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Robin DeanAug 2, 2017 (Updated Nov 29, 2021)9 CommentsShare

Lose The Tool: Chain Alignment By Sight

Some maintenance tasks in modern motorcycling are so spaced out mileage wise that our knowledge of their steps can go rusty. In this case, it’s the chain alignment on my daily rider’s double-sided swing arm. Because drive chain adjustment is rarely necessary, the effects of turning one bolt versus another can be easily forgotten, so I’ve elected to document the process.

For those new to wrenching, motorcycle chains stretch slowly over time and must be adjusted accordingly. The rear axle should then be tuned so that the sprocket’s teeth are aligned center within each chain link. Where some riders may blindly trust alignment markings or a third party tool, others (myself included) will align the chain by sight. This technique is far more efficient and effective once we learn to equalize the alignment bolts, insuring the rear wheel’s horizontal axis is properly positioned.

On my Bandit 1200, I “experimentally” trusted the alignment markings along its swing arm. This is a proven mistake. The outcome is a wheel that’s off center, with a chain that’s too tight to boot. Below are images of the very same nuts, bolts and markings after correcting the alignment. Comparing the left and right notch positions, the difference is obvious.

Motorcycle Chain MarkersMotorcycle Chain Markers

Additionally and as mentioned above, there are tools on the market for motorcycle chain alignment but they tend to be more trouble than they’re worth. Sure, they’re useful while the adjustment is being made but once it comes time to torque things back to spec, accuracy becomes questionable. Enter the vicious cycle of loosen, adjust, tighten, check, repeat until we’ve earned another gray hair.

Simplifying The Sprocket Alignment Procedure

Rolling the rear wheel, sometimes swiftly and other times gently, while checking that each tooth has some amount of space around it is a better way to insure proper chain/sprocket alignment. Another well known method is to measure from both sides of the center axle to an equidistant point near the motor before confirming both figures are identical. Our preference for the first option stems from the final drive employing so many moving parts.

This approach compensates for any wildcard behaviors that might find their way into the mix …

There’s reason for thinking that any shift, to the right or left, would be the correct choice when tuning your rear wheel’s horizontal axis but actions speak louder than words. Noting the sprocket’s teeth were resting left of my chain, I tightened in the right side alignment bolt in hopes that it would bring things center. Instead, my wheel became further misaligned and the more said adjustment was tweaked, the farther back I had to go to resolve matters.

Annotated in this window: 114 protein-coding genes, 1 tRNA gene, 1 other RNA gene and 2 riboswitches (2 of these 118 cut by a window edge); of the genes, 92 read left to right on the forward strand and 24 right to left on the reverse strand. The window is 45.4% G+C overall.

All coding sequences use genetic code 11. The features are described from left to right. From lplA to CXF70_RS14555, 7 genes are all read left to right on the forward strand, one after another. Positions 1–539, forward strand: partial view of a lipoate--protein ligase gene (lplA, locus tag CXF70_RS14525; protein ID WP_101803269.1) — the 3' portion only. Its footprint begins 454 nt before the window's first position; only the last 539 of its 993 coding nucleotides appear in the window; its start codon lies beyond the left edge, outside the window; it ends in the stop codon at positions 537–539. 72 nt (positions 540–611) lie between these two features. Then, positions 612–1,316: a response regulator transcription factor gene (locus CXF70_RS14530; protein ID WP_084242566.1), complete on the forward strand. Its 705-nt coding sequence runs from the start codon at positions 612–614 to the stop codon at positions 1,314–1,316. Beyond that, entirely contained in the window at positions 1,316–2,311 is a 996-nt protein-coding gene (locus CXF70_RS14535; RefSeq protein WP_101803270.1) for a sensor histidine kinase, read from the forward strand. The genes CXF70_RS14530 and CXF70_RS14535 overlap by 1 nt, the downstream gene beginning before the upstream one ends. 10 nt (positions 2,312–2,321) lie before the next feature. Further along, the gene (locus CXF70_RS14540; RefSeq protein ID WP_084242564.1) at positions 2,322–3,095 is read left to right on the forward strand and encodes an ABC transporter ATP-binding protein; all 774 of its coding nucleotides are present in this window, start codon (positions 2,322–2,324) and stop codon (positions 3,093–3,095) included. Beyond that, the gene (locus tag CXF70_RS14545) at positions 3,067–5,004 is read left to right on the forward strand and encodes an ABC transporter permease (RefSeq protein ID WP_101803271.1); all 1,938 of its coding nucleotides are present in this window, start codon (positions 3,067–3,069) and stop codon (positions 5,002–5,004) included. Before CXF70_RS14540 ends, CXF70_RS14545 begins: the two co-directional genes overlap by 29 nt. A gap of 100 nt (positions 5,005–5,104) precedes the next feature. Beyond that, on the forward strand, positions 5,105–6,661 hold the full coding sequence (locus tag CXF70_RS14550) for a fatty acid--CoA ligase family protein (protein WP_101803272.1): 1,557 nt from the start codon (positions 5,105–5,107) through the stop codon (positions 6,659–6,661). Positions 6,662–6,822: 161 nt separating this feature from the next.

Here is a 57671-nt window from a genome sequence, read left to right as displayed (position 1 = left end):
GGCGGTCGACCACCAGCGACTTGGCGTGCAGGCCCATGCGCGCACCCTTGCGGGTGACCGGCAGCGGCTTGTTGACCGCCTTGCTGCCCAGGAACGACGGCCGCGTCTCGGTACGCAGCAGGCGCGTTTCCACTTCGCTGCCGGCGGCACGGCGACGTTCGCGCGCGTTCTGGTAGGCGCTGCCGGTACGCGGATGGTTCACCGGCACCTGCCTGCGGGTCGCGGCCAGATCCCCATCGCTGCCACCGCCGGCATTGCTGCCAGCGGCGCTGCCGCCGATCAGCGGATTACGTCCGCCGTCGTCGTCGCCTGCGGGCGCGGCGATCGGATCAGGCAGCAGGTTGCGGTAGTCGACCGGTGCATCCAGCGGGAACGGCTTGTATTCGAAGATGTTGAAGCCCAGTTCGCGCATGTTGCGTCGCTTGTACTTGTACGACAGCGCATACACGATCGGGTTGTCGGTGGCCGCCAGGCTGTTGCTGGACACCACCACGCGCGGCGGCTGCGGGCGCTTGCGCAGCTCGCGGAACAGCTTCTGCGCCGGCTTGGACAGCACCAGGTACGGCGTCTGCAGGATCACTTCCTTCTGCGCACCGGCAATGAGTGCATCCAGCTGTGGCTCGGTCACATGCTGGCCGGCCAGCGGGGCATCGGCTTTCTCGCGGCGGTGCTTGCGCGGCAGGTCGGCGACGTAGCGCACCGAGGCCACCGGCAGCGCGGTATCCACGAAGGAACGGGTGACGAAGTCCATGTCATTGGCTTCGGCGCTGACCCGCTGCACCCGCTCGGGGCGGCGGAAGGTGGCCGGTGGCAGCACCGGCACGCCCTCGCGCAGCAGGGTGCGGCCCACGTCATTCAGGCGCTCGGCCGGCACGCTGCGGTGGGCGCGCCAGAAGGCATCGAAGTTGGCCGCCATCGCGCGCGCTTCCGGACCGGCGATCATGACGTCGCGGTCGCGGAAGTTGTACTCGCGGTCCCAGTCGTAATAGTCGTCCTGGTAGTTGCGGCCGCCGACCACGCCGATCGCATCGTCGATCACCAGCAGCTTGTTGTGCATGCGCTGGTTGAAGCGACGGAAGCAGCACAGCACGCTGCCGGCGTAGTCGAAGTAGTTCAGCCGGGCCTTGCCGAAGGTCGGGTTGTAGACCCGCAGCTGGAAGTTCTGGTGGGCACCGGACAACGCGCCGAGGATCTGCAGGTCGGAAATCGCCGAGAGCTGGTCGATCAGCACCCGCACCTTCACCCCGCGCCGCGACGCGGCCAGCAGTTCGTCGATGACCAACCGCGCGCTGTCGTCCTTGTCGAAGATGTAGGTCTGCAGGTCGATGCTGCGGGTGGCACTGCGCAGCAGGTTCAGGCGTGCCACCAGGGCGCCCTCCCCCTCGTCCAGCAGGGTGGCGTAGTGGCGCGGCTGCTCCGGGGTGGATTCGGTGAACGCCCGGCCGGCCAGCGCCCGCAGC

Drive Chain And Rear Sprocket Trigonometry

Misaligned Motorcycle ChainAligned Motorcycle Chain

Pictured above is my misaligned sprocket (left) and corrected alignment (right). Observe the visible space on either side of the sprocket’s teeth. For double-sided swing arms, the gist of all things chain alignment can be summed in a simple phrase ….

[blockquote]Facing the back of the bike, backing out the alignment bolt on the right side of the swing arm moves the teeth of the rear sprocket to the right within the chain links.[/blockquote]

Backtracking my steps to think about why the above statement would produce successful alignment gave me both answers and an awkward facial tick. One thing I learned is that my motorcycle chain is anchored more sturdily at the front sprocket. Over testing (exaggerating my chain’s misalignment) confirmed the process reliable, now published here for future reference.

That stated, remember to take notes whenever executing a rare but recurring motorcycle maintenance task! More importantly, post your findings to this site by way of an article! Even if dancing the “two steps forward, one step back” tango, your properly maintained motorcycle and newfound knowledge will serve as reward.

What Technique Do You Use When Adjusting Your Motorcycle Chain?

We mention more than one approach above. How do you go about motorcycle chain alignment? How did you arrive at this method and why? Your input is invited. Post an article!

This is the end!
Robin Dean

About Robin Dean

Motorcycle advocate, enthusiast and traveler. Founder, The Riding Obsession (2014). MSF RiderCoach credentials: BRCu, BRC2u, MSRCu, ARCu, 3WBRCu ~ Spotify Playlist


If says:

Simple and extremely sensible!

This will help all who read it :-)

Craig Capers says:

I noticed some shiny wear on one side of my chain and rear sprocket. The marks for alignment are hard to see on this bike. According to the marks the alignment should have been off (and it was) but I couldn’t figure out which way to move it to fix the problem.

Like you, I would move it the way I thought it should go, but it would get worse. I kept going back and forth. So, I started looking at the teeth on the back sprocket to see if they were centered in the chain.